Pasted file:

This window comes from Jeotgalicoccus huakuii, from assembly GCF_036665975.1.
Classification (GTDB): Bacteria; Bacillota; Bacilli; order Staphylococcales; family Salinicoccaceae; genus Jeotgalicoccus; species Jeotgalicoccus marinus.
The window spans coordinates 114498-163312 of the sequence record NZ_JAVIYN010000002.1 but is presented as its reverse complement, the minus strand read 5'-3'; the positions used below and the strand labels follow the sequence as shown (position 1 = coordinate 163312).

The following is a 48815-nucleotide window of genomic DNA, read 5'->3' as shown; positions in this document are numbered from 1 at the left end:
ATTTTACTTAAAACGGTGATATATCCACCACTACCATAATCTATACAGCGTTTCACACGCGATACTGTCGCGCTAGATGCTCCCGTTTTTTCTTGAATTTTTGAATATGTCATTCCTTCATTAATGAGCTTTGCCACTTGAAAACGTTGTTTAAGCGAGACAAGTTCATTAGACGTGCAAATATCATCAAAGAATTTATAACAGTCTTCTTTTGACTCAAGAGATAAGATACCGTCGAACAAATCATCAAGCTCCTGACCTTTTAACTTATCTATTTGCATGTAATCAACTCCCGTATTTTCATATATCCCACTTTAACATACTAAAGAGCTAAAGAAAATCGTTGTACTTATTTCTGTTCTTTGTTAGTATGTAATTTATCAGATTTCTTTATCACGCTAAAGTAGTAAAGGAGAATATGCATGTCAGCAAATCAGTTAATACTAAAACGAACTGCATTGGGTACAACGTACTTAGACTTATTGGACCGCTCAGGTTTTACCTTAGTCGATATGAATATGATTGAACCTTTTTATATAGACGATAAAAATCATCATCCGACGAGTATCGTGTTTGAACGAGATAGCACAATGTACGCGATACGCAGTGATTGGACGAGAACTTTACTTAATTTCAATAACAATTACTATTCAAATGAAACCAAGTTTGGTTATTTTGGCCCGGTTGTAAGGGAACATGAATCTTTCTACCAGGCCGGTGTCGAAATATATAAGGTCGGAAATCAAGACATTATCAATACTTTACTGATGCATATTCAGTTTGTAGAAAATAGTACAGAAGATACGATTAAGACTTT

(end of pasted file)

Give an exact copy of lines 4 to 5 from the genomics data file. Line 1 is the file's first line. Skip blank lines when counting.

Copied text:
The following is a 48815-nucleotide window of genomic DNA, read 5'->3' as shown; positions in this document are numbered from 1 at the left end:
ATTTTACTTAAAACGGTGATATATCCACCACTACCATAATCTATACAGCGTTTCACACGCGATACTGTCGCGCTAGATGCTCCCGTTTTTTCTTGAATTTTTGAATATGTCATTCCTTCATTAATGAGCTTTGCCACTTGAAAACGTTGTTTAAGCGAGACAAGTTCATTAGACGTGCAAATATCATCAAAGAATTTATAACAGTCTTCTTTTGACTCAAGAGATAAGATACCGTCGAACAAATCATCAAGCTCCTGACCTTTTAACTTATCTATTTGCATGTAATCAACTCCCGTATTTTCATATATCCCACTTTAACATACTAAAGAGCTAAAGAAAATCGTTGTACTTATTTCTGTTCTTTGTTAGTATGTAATTTATCAGATTTCTTTATCACGCTAAAGTAGTAAAGGAGAATATGCATGTCAGCAAATCAGTTAATACTAAAACGAACTGCATTGGGTACAACGTACTTAGACTTATTGGACCGCTCAGGTTTTACCTTAGTCGATATGAATATGATTGAACCTTTTTATATAGACGATAAAAATCATCATCCGACGAGTATCGTGTTTGAACGAGATAGCACAATGTACGCGATACGCAGTGATTGGACGAGAACTTTACTTAATTTCAATAACAATTACTATTCAAATGAAACCAAGTTTGGTTATTTTGGCCCGGTTGTAAGGGAACATGAATCTTTCTACCAGGCCGGTGTCGAAATATATAAGGTCGGAAATCAAGACATTATCAATACTTTACTGATGCATATTCAGTTTGTAGAAAATAGTACAGAAGATACGATTAAGACTTT